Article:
Student Highlights: Dr. Jeongwoo Hwang published a paper in Water Resources Research on, “An Improved Zhang’s Dynamic Water Balance Model Using Budyko-Based Snow Representation for Better Streamflow Predictions”
Dr. Jeongwoo Hwang completed his B.S. in Civil Engineering at Konkuk University, South Korea, in 2014. He received his M.S. in Civil and Environmental Engineering at Hanyang University, South Korea, in 2016, with a focus on coastal engineering and hydraulics. He later earned his doctoral degree at the City College of the City University of New York in 2021, focusing on the natural and human-impacted hydrologic systems and their relations with climate variability, basin conditions, and hydrometeorological extremes. He is currently a Postdoctoral Research Student in the Department of Earth and Environmental Engineering at Columbia University in the City of New York. His primary research interests are aligned towards establishing sustainable water resources planning and management by advancing our knowledge of hydroclimatology and data science for water resources engineering.
In the end of 2021 in December, Dr. Jeongwoo Hwang published the scientific article “An Improved Zhang’s Dynamic Water Balance Model Using Budyko-Based Snow Representation for Better Streamflow Predictions” in Water Resources Research. This article was written alongside Dr. Naresh Devineni, Department of Civil Engineering at The City College of New York.
Brief Synopsis of “An Improved Zhang’s Dynamic Water Balance Model Using Budyko-Based Snow Representation for Better Streamflow Predictions” by Jeongwoo Hwang and Naresh Devineni.
“Understanding the water balance of a catchment in relation to its regional climate forcings and catchment characteristics is critical for predicting current and future water resources amid changing climate and land cover” (Hwang 2021). Dr. Hwang’s point of focus in this study was to improve Zhang’s monthly water balance model, which reflected the physical partitioning process of the hydrological cycle based on regional climate and catchment characteristics. Zhang’s model does not include snow processes. Snow processes are a critical aspect due to the use of snowmelt water for different regions. In Dr. Hwang’s study he introduces a snow module based on surface energy balance and Budyko-limits on melting and combine it with the existing water balance equations. The purposed model uses five different parameters to determine the physical partitioning process of the hydrological cycle. The proposed model significantly outperformed the original model, improving the median NSE by 31% (from 0.51 to 0.67) and increasing the number of catchments with an acceptable NSE by 58%.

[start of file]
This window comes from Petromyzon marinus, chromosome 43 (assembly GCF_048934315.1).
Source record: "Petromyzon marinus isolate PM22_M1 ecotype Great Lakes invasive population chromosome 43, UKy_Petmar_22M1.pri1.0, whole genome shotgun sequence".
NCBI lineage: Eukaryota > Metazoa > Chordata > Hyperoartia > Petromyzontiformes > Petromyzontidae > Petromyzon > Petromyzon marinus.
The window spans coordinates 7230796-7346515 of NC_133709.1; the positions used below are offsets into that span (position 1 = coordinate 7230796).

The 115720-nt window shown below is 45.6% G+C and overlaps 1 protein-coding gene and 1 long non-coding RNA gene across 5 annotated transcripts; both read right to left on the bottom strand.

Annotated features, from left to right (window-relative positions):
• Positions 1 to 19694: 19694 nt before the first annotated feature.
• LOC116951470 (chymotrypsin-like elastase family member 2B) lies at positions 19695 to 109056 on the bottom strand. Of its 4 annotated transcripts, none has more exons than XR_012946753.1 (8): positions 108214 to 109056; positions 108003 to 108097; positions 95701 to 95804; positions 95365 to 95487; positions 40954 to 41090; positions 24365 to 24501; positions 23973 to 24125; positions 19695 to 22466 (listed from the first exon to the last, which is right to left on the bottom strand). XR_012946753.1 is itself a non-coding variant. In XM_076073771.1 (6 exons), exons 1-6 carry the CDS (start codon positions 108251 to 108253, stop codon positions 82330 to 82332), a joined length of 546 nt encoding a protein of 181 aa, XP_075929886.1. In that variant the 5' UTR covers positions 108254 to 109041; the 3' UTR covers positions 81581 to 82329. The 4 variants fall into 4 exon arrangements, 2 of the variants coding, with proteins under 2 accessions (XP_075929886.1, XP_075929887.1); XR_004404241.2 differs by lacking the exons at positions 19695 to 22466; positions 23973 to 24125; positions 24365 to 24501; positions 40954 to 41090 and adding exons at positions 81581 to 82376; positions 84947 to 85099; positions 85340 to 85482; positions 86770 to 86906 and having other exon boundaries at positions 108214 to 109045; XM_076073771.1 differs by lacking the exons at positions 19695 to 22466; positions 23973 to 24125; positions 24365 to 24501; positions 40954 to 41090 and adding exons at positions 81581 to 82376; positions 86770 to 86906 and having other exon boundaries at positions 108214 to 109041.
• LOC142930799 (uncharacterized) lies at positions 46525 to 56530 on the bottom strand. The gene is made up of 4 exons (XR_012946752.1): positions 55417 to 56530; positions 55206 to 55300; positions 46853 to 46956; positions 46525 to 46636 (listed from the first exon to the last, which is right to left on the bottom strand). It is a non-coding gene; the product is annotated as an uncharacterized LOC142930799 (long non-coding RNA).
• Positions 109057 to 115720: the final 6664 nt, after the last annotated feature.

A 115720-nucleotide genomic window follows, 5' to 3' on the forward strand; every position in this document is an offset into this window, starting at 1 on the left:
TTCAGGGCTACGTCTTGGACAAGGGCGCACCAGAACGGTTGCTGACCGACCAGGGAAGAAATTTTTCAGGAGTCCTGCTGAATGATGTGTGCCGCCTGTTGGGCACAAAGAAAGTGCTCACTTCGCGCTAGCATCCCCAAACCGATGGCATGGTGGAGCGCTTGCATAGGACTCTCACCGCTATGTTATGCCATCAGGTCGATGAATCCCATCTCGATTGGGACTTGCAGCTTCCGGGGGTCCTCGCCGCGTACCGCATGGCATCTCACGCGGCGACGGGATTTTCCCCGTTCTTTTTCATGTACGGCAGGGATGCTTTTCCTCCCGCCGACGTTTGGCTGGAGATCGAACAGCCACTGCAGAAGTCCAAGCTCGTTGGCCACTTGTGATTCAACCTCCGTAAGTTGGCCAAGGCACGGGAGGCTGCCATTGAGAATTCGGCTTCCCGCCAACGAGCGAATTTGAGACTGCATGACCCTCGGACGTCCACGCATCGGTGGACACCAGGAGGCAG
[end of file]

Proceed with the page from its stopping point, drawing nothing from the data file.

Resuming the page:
Hwang, J., & Devineni, N. (2022). An improved Zhang’s Dynamic Water Balance Model using Budyko‐based snow representation for better streamflow predictions. Water Resources Research, e2021WR030203.